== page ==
NEW! Do you read in another language?

Recently, Toronto Public Library has expanded their digital collections to include multilingual eBooks in Spanish, French (Canadian), Russian, Simplified Chinese, and Traditional Chinese. You can now download eBooks in your native language!

*More languages will be added in time. 

Spanish Interface OverDrive
[Screen shot of OverDrive's eBooks in Spanish]


Download a bestseller today! If you require further assistance, see eBook FAQs.

 

Celebrate Being Canadian During Citizenship Week!

October 25, 2013 | Iana | Comments (0) Facebook Twitter More...

Did you know that this week Canada celebrates Citizenship Week!

Citizenship and Immigration Canada offers many Citizenship Week events between October 21 - 27, 2013, in partnership with local organizations across the country, including here in Toronto and Mississauga.

 

Image: The Centre Block on Parliament  Hill in Ottawa in August 2012 - during the amazing annual Mosaika light  show.

Parliament Building Light Show Ottawa Aug 2012

[photo credit: personal archive]

 

Today is Friday, October 25 and there are two wonderful Reaffirmation Ceremonies being hosted at  Toronto Public Library branches. Those ceremonies are public events and are open for everyone to attend.

  •  Reaffirmation Citizenship Ceremony at 2pm and LSP Library Settlement Partnership Celebrations 2-5pm, Agincourt Library (Sheppard Ave. East/ Kennedy Rd. location map)    Friday, October 25, 2013, 2pm.

 

"A reaffirmation ceremony is a formal event where participants repeat the oath of citizenship to express their commitment to Canada. If you are already a Canadian citizen, you can participate in a reaffirmation ceremony."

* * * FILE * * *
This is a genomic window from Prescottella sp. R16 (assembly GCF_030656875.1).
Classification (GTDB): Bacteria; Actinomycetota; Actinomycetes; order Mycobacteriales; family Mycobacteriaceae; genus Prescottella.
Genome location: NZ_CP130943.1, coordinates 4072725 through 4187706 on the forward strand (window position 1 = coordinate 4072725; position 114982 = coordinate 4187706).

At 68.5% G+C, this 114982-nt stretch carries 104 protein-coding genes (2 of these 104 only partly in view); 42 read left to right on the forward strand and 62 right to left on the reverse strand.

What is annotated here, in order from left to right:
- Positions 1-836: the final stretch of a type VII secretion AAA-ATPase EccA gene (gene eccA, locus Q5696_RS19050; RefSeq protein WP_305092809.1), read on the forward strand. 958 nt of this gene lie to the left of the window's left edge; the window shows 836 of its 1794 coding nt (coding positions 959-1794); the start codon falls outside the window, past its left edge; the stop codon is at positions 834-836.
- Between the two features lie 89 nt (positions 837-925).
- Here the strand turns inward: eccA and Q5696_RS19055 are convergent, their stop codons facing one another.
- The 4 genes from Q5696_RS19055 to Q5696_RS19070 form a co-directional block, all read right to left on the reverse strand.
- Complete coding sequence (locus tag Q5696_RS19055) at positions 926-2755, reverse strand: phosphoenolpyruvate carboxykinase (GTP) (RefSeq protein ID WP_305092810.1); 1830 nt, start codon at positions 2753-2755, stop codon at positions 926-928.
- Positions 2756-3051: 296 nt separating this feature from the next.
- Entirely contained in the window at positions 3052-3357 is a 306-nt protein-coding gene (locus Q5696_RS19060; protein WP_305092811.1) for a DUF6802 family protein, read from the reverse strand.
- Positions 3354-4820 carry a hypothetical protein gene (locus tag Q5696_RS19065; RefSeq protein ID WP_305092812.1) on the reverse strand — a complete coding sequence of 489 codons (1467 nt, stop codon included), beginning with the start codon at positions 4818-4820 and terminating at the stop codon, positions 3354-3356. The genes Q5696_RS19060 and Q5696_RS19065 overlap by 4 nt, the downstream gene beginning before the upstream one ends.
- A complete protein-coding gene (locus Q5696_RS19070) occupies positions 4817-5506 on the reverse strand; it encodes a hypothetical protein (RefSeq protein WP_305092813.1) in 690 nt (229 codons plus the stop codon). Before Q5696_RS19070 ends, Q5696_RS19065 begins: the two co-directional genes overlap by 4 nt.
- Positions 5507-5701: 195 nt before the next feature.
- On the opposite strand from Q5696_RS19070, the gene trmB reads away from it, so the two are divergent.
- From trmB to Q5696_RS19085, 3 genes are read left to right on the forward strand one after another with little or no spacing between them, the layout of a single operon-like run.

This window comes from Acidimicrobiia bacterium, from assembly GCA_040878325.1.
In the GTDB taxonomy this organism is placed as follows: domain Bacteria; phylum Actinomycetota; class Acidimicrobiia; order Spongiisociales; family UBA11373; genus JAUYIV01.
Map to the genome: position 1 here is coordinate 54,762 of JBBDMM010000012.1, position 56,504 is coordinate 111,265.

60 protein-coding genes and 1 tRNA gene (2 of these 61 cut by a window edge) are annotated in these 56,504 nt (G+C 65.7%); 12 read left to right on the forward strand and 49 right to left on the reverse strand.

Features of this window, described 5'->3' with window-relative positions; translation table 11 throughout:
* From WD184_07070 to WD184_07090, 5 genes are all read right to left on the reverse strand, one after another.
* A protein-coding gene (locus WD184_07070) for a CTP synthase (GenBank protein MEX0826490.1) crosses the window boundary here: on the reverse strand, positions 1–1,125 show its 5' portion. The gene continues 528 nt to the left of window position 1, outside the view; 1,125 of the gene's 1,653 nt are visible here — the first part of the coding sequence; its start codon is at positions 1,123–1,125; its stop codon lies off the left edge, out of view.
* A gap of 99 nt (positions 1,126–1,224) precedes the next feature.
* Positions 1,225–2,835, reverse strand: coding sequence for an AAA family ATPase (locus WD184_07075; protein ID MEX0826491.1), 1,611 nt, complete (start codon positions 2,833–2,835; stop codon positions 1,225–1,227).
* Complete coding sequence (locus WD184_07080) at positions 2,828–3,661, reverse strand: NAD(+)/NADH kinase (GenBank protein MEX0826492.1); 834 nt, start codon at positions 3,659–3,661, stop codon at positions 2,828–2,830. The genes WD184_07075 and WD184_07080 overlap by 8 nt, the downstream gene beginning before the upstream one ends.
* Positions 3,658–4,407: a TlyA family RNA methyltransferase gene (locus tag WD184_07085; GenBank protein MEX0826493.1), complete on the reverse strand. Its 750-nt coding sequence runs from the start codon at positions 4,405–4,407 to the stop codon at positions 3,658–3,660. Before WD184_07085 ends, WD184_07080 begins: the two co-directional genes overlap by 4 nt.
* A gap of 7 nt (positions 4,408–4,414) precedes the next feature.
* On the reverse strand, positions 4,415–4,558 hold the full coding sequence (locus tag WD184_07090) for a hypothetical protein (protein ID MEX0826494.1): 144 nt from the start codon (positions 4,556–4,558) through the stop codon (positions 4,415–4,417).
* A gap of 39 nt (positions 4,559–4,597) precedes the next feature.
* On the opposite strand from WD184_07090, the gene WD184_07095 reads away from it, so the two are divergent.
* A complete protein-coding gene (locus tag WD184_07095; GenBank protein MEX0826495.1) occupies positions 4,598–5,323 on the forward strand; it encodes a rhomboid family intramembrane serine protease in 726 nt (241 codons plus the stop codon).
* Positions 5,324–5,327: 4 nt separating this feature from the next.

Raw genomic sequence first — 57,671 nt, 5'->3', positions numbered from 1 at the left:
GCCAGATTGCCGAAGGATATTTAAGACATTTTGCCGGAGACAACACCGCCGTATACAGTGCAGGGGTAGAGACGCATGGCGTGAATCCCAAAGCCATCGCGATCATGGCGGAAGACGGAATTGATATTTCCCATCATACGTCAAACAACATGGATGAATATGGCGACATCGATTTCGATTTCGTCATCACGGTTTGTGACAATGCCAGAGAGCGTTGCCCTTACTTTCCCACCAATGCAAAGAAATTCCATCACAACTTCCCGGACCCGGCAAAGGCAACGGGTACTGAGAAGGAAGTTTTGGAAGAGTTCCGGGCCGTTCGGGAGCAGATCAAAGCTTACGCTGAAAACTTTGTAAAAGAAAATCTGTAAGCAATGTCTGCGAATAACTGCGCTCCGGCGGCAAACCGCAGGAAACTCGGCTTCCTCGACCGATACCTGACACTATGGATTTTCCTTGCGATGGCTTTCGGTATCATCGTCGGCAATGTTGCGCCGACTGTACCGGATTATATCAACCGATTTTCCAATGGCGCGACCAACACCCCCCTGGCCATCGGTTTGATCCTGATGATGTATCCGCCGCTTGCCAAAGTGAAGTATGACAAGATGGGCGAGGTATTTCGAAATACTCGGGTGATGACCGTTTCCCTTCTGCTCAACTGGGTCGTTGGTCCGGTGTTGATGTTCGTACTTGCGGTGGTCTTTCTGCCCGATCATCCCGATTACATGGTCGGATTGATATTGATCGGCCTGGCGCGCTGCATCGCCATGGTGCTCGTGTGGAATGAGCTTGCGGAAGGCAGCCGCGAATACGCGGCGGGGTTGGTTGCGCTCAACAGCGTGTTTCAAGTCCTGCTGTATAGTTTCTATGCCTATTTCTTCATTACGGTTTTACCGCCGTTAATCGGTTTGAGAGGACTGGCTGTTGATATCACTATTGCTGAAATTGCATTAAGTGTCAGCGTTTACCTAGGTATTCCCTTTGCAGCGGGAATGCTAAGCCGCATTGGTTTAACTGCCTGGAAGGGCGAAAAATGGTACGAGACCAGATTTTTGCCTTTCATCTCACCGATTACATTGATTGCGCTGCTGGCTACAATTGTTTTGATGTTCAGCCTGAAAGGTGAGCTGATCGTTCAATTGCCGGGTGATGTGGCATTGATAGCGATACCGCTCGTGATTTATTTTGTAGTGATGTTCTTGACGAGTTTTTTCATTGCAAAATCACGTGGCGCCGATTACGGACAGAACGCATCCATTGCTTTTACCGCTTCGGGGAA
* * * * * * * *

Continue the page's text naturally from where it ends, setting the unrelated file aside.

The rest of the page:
If you would like to symbolically take part in the Canadian Citizenship "Reaffirmation Ceremony" and celebrate what it is to be Canadian - please enjoy the following resources below:

 

Please say the words of the  "The Oath of Citizenship": 

"I reaffirm that I will be faithful and bear true allegiance to Her Majesty Queen Elizabeth, the Second Queen of Canada, Her Heirs and Successors, and that I will faithfully observe the laws of Canada and fullfil my duties as a Canadian citizen."

 

Please listen to The Canadian Anthem (song and lyrics):

 

 

Have a look at the interesting resources that Citizenship and Immigration Canada (CIC) has put together in honour of Citizeneship Week 2013.

CIC is collecting video and written testimonials on Facebook and Twitter -  share your stories of what makes YOU proud to be Canadian!

You can read some of the submitted experiences of new Canadians on the website of Citizeneship Week: New Citizens Reflect on Being Canadian

 

Watch this fascinating visual documentary: Canada Shared by Canadians - Keep Exploring:

The Canadian Tourism Commission asked Canadians to pick up their cameras and share some of Canada's best travel experiences. Here is just 2 minutes from 65 hours of video and 7,000 submissions. To see more amazing photos and videos of real inspiring journeys, visit http://bit.ly/CanadaShared

 

 

 

Take a Quiz! How Canadian are You, eh? 

Test your knowledge of Canadian history with this challenging,  multiple-choice quiz! The quiz is different every time, so you can play more than once! Most of the information you need is found in the Discover Canada study guide.

 

Previous "NEW TO CANADA" blog posts related to Citizenship:

 

Borrow some interesting reads about Canada from our library branches.